Boris Johnson has warned Britain that low immigration can lead to Japanese style economic stagnation as he continues his trade mission to the nation.
Despite being the world's third largest economy the country has suffered from a lack of growth and the population size is falling, the mayor said ahead of a meeting with his counterpart in Tokyo.
Britons must think about the consequences of the curbing the number of people from overseas that move to the UK, he insisted.
It comes just a week after Home Secretary Theresa May gave a stark speech to the Conservative Party conference warning that mass immigration made it impossible to build a cohesive society - comments Mr Johnson was quick to distance himself from.
Speaking in Tokyo, the mayor said: "They have been going through a long period of stagnation but they are hoping to pull out of it.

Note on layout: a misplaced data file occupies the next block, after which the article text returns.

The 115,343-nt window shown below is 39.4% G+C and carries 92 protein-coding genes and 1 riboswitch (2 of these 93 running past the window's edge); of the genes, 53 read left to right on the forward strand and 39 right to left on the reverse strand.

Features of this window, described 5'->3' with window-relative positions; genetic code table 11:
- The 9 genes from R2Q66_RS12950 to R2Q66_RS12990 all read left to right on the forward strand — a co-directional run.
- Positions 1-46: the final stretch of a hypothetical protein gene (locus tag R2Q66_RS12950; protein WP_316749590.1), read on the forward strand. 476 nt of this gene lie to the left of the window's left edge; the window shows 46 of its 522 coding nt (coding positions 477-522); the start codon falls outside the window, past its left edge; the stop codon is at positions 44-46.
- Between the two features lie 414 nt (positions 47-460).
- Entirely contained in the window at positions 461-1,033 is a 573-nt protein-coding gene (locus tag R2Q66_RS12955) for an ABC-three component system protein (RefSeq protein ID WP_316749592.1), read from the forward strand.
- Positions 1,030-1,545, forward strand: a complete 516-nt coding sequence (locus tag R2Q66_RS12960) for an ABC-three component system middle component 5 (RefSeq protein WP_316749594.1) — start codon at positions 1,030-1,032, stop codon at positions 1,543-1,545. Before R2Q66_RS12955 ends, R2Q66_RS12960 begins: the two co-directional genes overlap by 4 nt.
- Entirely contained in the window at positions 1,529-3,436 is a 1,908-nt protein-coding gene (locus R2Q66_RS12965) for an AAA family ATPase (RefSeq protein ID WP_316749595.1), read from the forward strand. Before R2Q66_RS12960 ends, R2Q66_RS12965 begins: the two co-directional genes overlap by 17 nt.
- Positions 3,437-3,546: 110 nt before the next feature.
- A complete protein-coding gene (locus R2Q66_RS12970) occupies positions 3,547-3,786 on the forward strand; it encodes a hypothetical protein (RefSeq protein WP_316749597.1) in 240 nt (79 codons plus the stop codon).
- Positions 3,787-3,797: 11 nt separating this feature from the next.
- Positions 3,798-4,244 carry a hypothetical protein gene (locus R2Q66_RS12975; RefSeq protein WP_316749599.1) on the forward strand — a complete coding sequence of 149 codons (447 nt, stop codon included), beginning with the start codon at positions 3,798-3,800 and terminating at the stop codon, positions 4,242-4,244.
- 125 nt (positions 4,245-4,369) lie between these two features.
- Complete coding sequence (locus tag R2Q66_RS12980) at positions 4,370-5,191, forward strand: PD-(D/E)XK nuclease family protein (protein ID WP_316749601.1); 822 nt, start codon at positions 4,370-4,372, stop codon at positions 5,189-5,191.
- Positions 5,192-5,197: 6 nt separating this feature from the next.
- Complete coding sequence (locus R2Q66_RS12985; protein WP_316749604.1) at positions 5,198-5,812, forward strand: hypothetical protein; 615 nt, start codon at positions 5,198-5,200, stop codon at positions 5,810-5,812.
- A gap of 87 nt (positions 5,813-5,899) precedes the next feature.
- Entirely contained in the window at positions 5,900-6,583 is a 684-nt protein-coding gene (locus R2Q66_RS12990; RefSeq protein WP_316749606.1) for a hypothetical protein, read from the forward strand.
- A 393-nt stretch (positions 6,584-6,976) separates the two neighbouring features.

"They have got demographic problems. One of the questions that people in Britain might think about is obviously that they have very, very low immigration and very, very low, in fact negative, population growth, they have got a shrinking population.
"That has, of course, contributed to the long period of economic stagnation they are going through but that has got to be seen in context. This is still an amazing, dynamic, vibrant, fantastically rich economy, the third biggest in the world and we have got to be here."
Mr Johnson will meet his Japanese counterpart to sign a deal of cooperation between the two cities on urban development, culture, transport, tourism and sporting events.
He said: "Japan is the third largest economy in the world. They wanted us to come out ages ago and we couldn't do it.
"They are now five years away from their own Olympic games, about to dispense with about £10 billion worth of contracts for their Olympics and clearly we want Britain to be front of the queue.
"We have got lots of ideas, lots of ways we think we can help."